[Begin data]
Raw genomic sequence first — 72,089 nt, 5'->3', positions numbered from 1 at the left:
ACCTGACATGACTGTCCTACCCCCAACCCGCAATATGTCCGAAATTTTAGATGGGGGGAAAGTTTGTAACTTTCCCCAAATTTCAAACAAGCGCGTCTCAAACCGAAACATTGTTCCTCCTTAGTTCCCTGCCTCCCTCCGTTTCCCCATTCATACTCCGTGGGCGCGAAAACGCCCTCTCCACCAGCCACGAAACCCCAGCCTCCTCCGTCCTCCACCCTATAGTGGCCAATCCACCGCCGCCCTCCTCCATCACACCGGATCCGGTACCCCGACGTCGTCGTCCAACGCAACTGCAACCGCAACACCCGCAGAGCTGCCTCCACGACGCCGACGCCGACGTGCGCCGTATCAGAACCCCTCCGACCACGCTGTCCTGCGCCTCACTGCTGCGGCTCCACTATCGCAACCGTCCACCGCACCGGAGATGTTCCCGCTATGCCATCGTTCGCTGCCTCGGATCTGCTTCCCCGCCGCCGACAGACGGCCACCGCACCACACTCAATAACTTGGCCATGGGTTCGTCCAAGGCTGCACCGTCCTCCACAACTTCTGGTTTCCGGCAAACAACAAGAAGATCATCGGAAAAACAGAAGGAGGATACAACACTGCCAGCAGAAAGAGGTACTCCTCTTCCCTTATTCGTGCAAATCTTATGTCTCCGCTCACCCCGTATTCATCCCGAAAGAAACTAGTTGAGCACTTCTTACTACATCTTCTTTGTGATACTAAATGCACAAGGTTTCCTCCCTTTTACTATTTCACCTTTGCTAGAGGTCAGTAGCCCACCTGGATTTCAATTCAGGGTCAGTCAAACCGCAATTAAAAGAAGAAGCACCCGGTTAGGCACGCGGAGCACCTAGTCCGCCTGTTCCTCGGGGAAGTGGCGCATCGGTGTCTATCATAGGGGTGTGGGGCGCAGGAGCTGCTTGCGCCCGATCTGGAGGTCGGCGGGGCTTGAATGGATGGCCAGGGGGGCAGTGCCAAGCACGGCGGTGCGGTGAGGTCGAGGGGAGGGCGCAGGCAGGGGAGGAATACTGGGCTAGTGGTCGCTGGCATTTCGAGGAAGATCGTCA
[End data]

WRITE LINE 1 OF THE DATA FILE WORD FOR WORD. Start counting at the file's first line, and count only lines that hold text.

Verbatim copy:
Raw genomic sequence first — 72,089 nt, 5'->3', positions numbered from 1 at the left: